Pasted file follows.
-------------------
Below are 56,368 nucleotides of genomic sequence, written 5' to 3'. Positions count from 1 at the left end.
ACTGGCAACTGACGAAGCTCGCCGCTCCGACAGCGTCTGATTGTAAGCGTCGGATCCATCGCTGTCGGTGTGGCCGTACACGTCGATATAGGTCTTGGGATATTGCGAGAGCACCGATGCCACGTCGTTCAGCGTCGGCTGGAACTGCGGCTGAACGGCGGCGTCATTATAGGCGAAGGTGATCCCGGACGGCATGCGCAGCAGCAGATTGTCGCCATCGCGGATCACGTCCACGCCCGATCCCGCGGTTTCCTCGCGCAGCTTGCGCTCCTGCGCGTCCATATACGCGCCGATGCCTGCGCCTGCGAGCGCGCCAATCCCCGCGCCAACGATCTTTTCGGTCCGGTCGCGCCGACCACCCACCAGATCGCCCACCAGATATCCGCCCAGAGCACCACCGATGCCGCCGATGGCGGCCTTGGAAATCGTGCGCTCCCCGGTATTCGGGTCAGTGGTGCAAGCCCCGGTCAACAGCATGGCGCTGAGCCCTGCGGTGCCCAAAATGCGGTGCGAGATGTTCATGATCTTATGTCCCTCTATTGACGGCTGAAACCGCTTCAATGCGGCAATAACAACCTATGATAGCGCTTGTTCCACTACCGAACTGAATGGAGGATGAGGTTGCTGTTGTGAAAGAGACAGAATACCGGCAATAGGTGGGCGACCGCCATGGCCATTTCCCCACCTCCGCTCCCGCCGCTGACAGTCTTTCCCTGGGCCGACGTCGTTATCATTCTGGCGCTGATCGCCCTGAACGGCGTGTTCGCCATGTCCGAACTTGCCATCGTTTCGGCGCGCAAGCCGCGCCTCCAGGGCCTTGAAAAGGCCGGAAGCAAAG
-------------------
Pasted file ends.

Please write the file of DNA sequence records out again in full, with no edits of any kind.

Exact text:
Below are 56,368 nucleotides of genomic sequence, written 5' to 3'. Positions count from 1 at the left end.
ACTGGCAACTGACGAAGCTCGCCGCTCCGACAGCGTCTGATTGTAAGCGTCGGATCCATCGCTGTCGGTGTGGCCGTACACGTCGATATAGGTCTTGGGATATTGCGAGAGCACCGATGCCACGTCGTTCAGCGTCGGCTGGAACTGCGGCTGAACGGCGGCGTCATTATAGGCGAAGGTGATCCCGGACGGCATGCGCAGCAGCAGATTGTCGCCATCGCGGATCACGTCCACGCCCGATCCCGCGGTTTCCTCGCGCAGCTTGCGCTCCTGCGCGTCCATATACGCGCCGATGCCTGCGCCTGCGAGCGCGCCAATCCCCGCGCCAACGATCTTTTCGGTCCGGTCGCGCCGACCACCCACCAGATCGCCCACCAGATATCCGCCCAGAGCACCACCGATGCCGCCGATGGCGGCCTTGGAAATCGTGCGCTCCCCGGTATTCGGGTCAGTGGTGCAAGCCCCGGTCAACAGCATGGCGCTGAGCCCTGCGGTGCCCAAAATGCGGTGCGAGATGTTCATGATCTTATGTCCCTCTATTGACGGCTGAAACCGCTTCAATGCGGCAATAACAACCTATGATAGCGCTTGTTCCACTACCGAACTGAATGGAGGATGAGGTTGCTGTTGTGAAAGAGACAGAATACCGGCAATAGGTGGGCGACCGCCATGGCCATTTCCCCACCTCCGCTCCCGCCGCTGACAGTCTTTCCCTGGGCCGACGTCGTTATCATTCTGGCGCTGATCGCCCTGAACGGCGTGTTCGCCATGTCCGAACTTGCCATCGTTTCGGCGCGCAAGCCGCGCCTCCAGGGCCTTGAAAAGGCCGGAAGCAAAG